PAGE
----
Sam Bankman-Fried’s Race to Save Another Crypto Exchange

Decentralized exchanges differ from centralized exchanges (such as FTX, Binance, Coinbase and others) in several important points. Most notably, instead of relying on an intermediary to connect buyers with sellers, DEXs allow users to trade on a peer-to-peer basis—and keep custody of their own funds.

This arrangement is an example of what is known as decentralized finance, or DeFi, an initiative to develop a suite of financial services based on blockchain technology. in one Twitter theme published in July 2020 that now sounds like a grim prophecy, Bankman-Fried described DeFi as “full of potential” because it doesn’t involve “relying on trust.”

Members of the community see the demise of FTX as a pivotal moment for DeFi, which, they say, is a remedy for the problems that have haunted the crypto sector over the past year, following the collapse. of large centralized institutions such as crypto lender Celsius and hedge fund Three Arrows Capital.

According to Hayden Adams, founder of UniSwap, the world’s largest DEX, this is “a good learning time for the industry”. He said that while the DEX model has a more difficult learning curve for new users, it removes the need to store funds with an exchange, which is what created the opportunity for FTX. customer money transfer for its sister company, Alameda Research, from the start.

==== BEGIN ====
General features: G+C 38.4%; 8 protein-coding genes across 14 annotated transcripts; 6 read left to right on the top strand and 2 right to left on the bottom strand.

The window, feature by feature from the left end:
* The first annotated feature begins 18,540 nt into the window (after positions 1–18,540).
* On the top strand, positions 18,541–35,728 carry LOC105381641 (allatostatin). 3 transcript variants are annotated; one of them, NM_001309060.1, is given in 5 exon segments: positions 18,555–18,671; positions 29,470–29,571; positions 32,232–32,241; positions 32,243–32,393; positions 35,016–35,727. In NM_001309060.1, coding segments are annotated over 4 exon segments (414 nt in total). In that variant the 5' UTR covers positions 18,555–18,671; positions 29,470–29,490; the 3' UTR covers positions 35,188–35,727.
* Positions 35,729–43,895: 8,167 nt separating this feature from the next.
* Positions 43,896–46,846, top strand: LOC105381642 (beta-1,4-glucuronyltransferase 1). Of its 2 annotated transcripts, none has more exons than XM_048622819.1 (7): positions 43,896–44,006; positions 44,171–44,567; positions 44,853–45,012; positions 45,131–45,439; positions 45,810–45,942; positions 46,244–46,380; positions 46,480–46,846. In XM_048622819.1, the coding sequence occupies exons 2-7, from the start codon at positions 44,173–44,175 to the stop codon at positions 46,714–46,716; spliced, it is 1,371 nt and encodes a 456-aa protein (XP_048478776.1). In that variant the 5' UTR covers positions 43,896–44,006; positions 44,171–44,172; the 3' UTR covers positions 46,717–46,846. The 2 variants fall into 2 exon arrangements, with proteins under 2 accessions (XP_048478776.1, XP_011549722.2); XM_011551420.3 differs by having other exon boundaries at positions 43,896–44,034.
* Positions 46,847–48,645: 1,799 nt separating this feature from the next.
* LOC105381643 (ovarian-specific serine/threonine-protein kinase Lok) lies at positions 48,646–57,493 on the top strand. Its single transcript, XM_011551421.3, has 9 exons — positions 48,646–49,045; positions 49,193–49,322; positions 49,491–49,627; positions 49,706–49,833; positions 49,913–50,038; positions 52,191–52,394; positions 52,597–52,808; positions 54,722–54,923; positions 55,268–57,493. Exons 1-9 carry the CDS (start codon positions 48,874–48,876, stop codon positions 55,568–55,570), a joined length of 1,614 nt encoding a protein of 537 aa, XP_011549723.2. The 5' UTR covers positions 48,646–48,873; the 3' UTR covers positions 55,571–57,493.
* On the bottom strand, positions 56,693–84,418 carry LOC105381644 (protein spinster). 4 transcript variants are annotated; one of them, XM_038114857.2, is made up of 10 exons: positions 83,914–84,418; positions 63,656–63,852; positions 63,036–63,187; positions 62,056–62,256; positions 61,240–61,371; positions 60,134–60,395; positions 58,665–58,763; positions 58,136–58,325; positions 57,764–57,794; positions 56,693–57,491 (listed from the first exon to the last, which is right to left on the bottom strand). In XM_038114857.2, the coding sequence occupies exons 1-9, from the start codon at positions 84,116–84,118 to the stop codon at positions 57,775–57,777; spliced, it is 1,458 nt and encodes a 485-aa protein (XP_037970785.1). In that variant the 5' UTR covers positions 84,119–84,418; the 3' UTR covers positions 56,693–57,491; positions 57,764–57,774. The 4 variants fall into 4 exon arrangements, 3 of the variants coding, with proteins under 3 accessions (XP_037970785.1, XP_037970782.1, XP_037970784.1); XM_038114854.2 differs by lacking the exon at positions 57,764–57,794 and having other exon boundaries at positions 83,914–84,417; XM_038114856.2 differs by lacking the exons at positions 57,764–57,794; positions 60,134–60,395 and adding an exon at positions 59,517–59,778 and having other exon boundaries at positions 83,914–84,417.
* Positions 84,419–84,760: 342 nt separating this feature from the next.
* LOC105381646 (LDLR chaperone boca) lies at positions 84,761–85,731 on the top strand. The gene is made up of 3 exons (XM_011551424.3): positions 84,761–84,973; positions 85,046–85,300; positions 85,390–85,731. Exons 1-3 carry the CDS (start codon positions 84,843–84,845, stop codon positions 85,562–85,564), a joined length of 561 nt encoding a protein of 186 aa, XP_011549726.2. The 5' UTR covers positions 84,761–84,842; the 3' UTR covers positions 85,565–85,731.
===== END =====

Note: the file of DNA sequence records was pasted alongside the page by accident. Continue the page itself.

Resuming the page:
Andrew Trudel, a contributor to Kwenta, another DEX, said customers can never be completely sure what is going on with their assets inside a centralized exchange. But with DEXs, “the way money is used is completely transparent” because everything is stored on a public blockchain, he argues. Both Trudel and Adams predict traffic to decentralized exchanges will eventually overtake traditional exchanges for these reasons.

With FTX in ruins and the integrity of centralized, powerful crypto companies in question, DeFi is having a moment. But now that Open Book is live, volunteers are faced with a series of dilemmas. The original goal was to prevent the demise of Serum from spreading to the broader Solana ecosystem, but now the team has to take into account the ongoing DEX management, which is a different proposition altogether.

Among the first questions raised for debate was what to do with SRM, the FTX-generated token for Serum, $2.2 billion of which was listed on the company’s balance sheet. The token, which offers holders a discount on transaction fees, is still supported by Open Book at the time of writing.

Some of the Open Book volunteers, including Long, wanted to see the back of the FTX more. Long said supporting SRM brings no material benefit to Open Book users and is only meant to put money in FTX’s pocket because the value of SRM is tied to the revenue generated by the exchange.

The management structure of the new DEX also surprised many people. in one topic published November 18, Open Book volunteers explain that the “rights to upgrade” are now held by a small group of “reputable figures” from the Solana development community. Although the new model has successfully eliminated FTX, businessman is questioning whether one over-centralized model will be replaced by another. Before this question, the group of volunteers has not yet come up with an answer.

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